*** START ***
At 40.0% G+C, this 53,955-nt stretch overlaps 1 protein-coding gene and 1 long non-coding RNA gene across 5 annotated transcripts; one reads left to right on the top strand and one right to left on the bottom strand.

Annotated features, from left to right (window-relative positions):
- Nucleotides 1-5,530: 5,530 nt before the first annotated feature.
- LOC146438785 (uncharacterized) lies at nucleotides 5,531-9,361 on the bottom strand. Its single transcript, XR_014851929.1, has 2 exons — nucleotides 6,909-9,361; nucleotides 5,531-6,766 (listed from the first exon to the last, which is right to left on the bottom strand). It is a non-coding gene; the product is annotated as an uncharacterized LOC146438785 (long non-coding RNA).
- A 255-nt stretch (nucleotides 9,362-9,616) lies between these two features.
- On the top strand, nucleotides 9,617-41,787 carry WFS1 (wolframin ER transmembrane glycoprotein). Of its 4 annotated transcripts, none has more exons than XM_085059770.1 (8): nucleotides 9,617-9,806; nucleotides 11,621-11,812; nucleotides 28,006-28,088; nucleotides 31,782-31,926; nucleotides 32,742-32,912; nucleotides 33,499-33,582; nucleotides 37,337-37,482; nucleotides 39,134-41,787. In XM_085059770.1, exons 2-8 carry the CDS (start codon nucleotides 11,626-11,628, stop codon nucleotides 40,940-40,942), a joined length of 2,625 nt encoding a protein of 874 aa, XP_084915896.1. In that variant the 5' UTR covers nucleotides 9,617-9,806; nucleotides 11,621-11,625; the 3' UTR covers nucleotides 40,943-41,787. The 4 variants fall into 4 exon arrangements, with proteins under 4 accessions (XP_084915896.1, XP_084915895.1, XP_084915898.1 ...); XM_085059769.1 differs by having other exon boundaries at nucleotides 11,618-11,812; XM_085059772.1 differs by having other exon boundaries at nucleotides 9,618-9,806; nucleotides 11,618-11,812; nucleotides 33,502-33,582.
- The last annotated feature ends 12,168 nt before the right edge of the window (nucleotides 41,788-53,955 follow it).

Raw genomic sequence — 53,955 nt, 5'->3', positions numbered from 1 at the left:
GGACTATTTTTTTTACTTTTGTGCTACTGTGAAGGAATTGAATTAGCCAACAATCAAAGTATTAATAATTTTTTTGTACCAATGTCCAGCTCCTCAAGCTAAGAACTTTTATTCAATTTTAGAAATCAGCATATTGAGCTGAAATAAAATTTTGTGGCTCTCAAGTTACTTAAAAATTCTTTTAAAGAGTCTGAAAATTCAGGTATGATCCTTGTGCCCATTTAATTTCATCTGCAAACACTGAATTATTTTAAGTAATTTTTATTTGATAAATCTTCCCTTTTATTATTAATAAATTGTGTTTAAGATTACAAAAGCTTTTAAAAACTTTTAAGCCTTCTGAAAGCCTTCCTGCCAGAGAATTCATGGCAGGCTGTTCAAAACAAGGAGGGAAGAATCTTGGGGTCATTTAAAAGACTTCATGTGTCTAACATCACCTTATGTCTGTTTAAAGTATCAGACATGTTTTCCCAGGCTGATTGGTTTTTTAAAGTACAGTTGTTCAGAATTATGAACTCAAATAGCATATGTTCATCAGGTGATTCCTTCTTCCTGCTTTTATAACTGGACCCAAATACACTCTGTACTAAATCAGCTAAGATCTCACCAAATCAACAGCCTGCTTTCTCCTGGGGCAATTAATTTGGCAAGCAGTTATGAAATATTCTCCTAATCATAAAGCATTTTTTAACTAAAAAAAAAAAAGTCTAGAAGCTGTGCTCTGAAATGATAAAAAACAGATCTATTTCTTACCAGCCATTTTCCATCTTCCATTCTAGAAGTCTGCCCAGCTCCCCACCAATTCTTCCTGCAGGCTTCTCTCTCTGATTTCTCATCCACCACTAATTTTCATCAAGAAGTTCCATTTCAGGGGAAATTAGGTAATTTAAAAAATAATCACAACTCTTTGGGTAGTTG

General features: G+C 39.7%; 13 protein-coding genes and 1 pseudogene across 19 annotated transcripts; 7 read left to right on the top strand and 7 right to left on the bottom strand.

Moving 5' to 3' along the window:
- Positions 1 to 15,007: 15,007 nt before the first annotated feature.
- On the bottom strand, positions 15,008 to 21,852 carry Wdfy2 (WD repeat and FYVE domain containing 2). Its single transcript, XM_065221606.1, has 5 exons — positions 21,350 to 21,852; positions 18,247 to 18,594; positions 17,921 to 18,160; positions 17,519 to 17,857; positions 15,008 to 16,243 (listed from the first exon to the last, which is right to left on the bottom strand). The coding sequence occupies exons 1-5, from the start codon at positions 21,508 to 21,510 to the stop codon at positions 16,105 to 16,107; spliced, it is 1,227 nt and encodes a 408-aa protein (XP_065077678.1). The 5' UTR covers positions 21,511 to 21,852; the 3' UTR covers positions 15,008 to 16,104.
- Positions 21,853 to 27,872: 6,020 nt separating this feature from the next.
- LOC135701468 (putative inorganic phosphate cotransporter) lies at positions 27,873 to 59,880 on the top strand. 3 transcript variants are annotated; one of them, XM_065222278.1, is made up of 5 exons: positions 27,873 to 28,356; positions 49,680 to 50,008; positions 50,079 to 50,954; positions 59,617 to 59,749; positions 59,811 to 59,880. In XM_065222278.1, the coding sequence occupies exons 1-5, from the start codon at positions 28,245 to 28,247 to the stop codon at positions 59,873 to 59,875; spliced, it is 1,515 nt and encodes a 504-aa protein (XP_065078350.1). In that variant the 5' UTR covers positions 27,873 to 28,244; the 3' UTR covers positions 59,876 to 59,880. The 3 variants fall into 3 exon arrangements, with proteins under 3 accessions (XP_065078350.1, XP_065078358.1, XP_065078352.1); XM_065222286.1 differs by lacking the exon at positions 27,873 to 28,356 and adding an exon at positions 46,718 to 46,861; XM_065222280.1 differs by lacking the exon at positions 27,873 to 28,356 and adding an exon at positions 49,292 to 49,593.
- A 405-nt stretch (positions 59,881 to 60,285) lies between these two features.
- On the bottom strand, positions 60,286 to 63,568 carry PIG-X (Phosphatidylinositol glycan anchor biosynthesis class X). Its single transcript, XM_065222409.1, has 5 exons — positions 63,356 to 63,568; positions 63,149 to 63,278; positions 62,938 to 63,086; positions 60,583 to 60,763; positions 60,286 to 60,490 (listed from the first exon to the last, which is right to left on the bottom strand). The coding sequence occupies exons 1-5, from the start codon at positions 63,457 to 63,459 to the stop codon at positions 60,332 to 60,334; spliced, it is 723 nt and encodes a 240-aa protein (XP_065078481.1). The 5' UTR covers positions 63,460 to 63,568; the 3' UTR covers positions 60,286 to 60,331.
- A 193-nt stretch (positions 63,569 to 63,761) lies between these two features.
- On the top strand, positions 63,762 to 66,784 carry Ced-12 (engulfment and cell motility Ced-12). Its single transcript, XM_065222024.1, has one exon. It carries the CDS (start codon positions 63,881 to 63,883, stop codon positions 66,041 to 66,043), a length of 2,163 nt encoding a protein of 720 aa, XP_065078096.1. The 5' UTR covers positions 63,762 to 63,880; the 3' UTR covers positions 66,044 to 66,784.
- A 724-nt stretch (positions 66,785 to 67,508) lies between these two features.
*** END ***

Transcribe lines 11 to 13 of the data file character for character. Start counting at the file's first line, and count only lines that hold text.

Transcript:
Moving 5' to 3' along the window:
- Positions 1 to 15,007: 15,007 nt before the first annotated feature.
- On the bottom strand, positions 15,008 to 21,852 carry Wdfy2 (WD repeat and FYVE domain containing 2). Its single transcript, XM_065221606.1, has 5 exons — positions 21,350 to 21,852; positions 18,247 to 18,594; positions 17,921 to 18,160; positions 17,519 to 17,857; positions 15,008 to 16,243 (listed from the first exon to the last, which is right to left on the bottom strand). The coding sequence occupies exons 1-5, from the start codon at positions 21,508 to 21,510 to the stop codon at positions 16,105 to 16,107; spliced, it is 1,227 nt and encodes a 408-aa protein (XP_065077678.1). The 5' UTR covers positions 21,511 to 21,852; the 3' UTR covers positions 15,008 to 16,104.